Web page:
Not 2014! No, I went for a book a week. I was concerned that I wasn’t enjoying reading as much as I’d like, so I dialed back the number of books and went for chunkier stuff. I ploughed through the novels which form the basis for Game of Thrones (well, as many as there are now), James Ellroy’s Underworld USA trilogy, Murakami’s 1Q84 whopper and a range of other stuff – you can see the list here.  Curiously, my reading statistics indicate that though I read 57 books in 2014 (as opposed to 2013’s hundred), I read almost 1000 more pages than in the previous year (23,026 versus 22,732) and only 1000 less than my best year (2012, when I read 24,317 pages over 113 titles). So less is more, it would seem.

I also have tried to write more fulsome reviews for the works I’ve completed this year. They’ve been posted at Goodreads and mirrored here, so if you’re looking for some literary inspiration, feel free to check them out.

I put my Playstation 3 to good use this year. I’d held off buying one for years – they launched in 2006, ferchrissakes – and so it means I’ve a healthy backlog, acquired cheap, to play through. It also means that – akin to my desire to watch TV shows in one hit – I can play through series of games pretty much completely.

Down to numbers: over three-quarters of the games – 33, give or take – I played this year were on the PS3. Possibly due to the lack  of dicking around required to get something playable happening – my laptop is not a gaming powerhouse – but also because it’s very easy to hit the lounge and blast something out on a big screen TV. I completed almost everything I began (notable exceptions being Far Cry 2 because it didn’t grab me, and Hotline Miami because it’s bloody hard, amongst others) and I enjoyed it more. There were a bunch of shooters, true, but I looked for more narrative stuff – admittedly more difficult on the PS3 than on other platforms – and found that most of the stuff I finished had enough narrative to leaven the shooting or grinding.

Nope, never gets old.

(I remain enamoured of the Assassin’s Creed series, though. ACIV: Black Flag was brilliant, largely because it contained heaps of sea shanties, which are always worthwhile.)

The X360 didn’t really have much use this year – Risen was pretty much all I played on it – but I expect that to change next year as I power through the Mass Effect series. As a platform, the PC was pretty under-utilised – mostly the excellent Papers Please and some silly simulators (if you’ve not seen Goat Simulator you haven’t really lived – check the trailer here) – though when you have something as low-powered as my laptop, it’s probably a good thing.

I haven’t really counted the PS Vita (because I have a bunch of stuff for it, but played very little) or the iPhone (because I was crap at recording what I played on it) but I think the console still would obliterate all else, even with those added. I expect the statistics will change a bit in the coming year, as I’ll have access to a better gaming computer. I’ve been putting off buying a new PC – for sound work and for gaming – for years now – but there’s a reasonable price/performance crossover which means 2015 is The Year Of The New Computer. Add to that I’ll have access to a non-G4 Mac for the first time (for work purposes) and I’m expecting to plough through some of the Steam backlog I have going. Exciting changes! (Well, from a gaming statistics point of view, anyway.)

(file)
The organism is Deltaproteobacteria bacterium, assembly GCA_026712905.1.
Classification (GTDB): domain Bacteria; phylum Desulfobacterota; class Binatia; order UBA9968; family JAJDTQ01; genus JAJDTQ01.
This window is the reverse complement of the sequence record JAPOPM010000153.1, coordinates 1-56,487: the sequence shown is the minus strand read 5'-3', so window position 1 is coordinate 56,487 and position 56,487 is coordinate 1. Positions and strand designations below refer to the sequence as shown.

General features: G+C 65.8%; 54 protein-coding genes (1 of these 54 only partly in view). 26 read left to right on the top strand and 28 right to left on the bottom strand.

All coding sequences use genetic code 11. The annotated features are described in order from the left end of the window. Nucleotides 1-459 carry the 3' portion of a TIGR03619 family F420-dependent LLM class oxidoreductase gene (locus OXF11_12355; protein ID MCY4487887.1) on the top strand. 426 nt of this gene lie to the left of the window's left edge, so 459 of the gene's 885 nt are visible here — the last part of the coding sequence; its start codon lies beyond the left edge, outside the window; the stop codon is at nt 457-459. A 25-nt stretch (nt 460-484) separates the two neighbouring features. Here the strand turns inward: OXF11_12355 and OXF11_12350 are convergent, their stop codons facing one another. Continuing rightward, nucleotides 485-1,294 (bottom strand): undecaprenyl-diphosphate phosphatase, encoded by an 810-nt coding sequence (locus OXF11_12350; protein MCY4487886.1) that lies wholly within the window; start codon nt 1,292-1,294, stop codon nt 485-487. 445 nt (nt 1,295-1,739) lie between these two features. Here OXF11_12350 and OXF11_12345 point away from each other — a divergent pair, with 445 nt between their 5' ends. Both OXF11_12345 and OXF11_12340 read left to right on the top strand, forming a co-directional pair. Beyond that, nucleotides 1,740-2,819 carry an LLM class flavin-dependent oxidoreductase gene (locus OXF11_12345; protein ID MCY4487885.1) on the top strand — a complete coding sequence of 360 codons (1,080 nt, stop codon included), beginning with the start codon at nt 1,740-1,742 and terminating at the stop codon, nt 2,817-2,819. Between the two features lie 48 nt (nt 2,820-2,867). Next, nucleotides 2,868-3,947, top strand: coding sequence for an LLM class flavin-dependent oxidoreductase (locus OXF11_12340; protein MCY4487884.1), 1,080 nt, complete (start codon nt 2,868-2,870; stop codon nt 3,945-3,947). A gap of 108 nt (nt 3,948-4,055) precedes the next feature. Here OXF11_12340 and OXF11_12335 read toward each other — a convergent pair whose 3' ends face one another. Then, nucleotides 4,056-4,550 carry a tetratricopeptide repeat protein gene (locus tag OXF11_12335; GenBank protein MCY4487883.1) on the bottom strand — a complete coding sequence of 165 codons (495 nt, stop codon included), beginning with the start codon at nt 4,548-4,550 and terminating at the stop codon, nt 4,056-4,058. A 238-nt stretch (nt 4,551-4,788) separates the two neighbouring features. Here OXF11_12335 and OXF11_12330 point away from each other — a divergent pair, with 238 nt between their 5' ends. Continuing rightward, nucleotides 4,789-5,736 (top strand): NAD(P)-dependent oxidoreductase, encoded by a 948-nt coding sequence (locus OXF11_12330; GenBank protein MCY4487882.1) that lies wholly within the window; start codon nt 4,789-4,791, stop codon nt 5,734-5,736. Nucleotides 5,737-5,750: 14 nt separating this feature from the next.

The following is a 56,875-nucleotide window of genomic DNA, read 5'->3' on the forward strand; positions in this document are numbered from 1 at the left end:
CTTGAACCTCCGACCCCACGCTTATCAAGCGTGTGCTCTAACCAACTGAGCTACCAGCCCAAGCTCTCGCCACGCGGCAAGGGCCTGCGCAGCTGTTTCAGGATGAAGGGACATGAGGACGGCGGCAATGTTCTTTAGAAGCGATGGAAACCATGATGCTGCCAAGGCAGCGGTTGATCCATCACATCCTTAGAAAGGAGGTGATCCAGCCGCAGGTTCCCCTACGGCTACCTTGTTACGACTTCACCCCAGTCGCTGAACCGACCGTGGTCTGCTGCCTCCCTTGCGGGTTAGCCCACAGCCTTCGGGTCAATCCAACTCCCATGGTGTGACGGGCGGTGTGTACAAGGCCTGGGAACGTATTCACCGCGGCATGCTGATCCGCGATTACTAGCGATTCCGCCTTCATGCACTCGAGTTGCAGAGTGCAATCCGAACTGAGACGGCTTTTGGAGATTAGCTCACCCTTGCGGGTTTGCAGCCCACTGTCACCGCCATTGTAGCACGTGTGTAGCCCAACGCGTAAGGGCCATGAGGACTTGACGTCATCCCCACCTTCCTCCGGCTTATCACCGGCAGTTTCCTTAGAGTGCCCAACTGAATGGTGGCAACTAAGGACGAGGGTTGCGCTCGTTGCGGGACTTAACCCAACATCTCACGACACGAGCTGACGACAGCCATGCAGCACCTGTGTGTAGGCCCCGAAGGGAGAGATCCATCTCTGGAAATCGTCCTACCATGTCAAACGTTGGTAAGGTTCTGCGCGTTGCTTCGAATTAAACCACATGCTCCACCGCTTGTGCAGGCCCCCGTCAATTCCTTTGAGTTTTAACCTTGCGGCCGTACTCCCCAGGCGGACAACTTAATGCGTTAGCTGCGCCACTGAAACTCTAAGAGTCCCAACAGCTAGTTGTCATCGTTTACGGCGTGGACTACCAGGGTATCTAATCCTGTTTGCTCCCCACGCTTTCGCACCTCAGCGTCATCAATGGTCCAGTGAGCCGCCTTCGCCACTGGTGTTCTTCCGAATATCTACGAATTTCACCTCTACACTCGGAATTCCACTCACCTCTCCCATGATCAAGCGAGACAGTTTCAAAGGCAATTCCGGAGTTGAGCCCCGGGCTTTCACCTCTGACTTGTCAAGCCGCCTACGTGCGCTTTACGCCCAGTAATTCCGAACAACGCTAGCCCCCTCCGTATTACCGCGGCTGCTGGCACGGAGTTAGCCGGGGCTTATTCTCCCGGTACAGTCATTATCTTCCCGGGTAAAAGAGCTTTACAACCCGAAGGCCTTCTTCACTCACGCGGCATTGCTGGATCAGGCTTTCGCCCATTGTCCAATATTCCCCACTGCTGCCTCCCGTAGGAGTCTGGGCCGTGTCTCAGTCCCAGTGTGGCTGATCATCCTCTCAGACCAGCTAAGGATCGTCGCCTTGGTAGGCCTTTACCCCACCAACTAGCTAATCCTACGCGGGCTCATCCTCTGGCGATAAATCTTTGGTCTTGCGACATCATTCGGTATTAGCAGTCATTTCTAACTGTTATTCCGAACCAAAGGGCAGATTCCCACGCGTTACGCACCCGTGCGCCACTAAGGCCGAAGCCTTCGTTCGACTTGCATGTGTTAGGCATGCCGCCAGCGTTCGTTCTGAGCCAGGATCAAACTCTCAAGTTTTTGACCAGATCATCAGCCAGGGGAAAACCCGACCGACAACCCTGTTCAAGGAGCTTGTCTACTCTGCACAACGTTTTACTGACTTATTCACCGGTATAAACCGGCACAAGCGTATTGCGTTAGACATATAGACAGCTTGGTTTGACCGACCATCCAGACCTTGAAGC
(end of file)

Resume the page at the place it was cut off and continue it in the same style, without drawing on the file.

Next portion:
Then again, I do still have some games on the PS2 which need completing. Assuming Sega never releases hi-def ports of the Yakuza series on a more modern platform. The world needs more Shinjuku simulators, truly. I mean, check this out – it’s a teaser from a HD remaster they’ve announced but have said fuck-all about since:

When I visited Tokyo, I could recognise a lot from this game. It’s fantastic. There’s rumours of a new one for the PS4 and between that and a new Uncharted, then just maybe…

If you’re looking to add me to a gaming friends list, I’m on Steam, the PSN and X360.

This is the first year I’ve used Letterboxd with anything near regularity. (My profile is found here.) Described as ‘Goodreads for the movies’ it’s pretty much that: I reckon it’ll receive more of a workout when Netflix launches here.

I also started writing pithy reviews on the films, with fairly variant humour mileage.

We watched 42 movies this year, which is more than I thought but less than I’d hoped. There’s been a lot of ploughing through TV series in a row (including the complete run of Seinfeld, which is apparently great help if you’re studying mental health) which has eaten into film time. I hope to rectify that this year – there’s a plan for working from home which means scheduling will be easier, and there’ll be no transport chewing up two hours of every day. That’s a movie, right there!

I can’t really compare the data from this year to any others as there’s not been enough plugged into the system to give me anything meaningful. I’m sure that’ll keep you on the edge of your seats until next year, though. I’ve made a list of ’70s greats from my recent read of Easy Riders, Raging Bulls which should fill 2015 pretty well.

But what sucked the most in 2014? Oh, that’s easy.

Yes, it's as bad as you think.
A real bag of arse.

I watched a bit of stuff, listened to a lot of stuff and read less-but-more books. I ploughed through a bunch of games. And I found recording all these things was positive, as it provided a happy sidebar – data! – to something I would have done anyway. The accountability is nice, though I can imagine it’s not for everyone.

It’s kind of weird that one of the largest posts here is so navel-gazing. Anyway, I hope it is of interest to somebody. And I promise there won’t be one like it until this time next year!

One last thing…
Our number of cats doubled this year, from one to two. That’s a pretty awesome statistic, especially given that the obnoxious interaction level of the pair has decreased mightily in the past few weeks.


Cats are great.

Did you really get to the end? I’m amazed!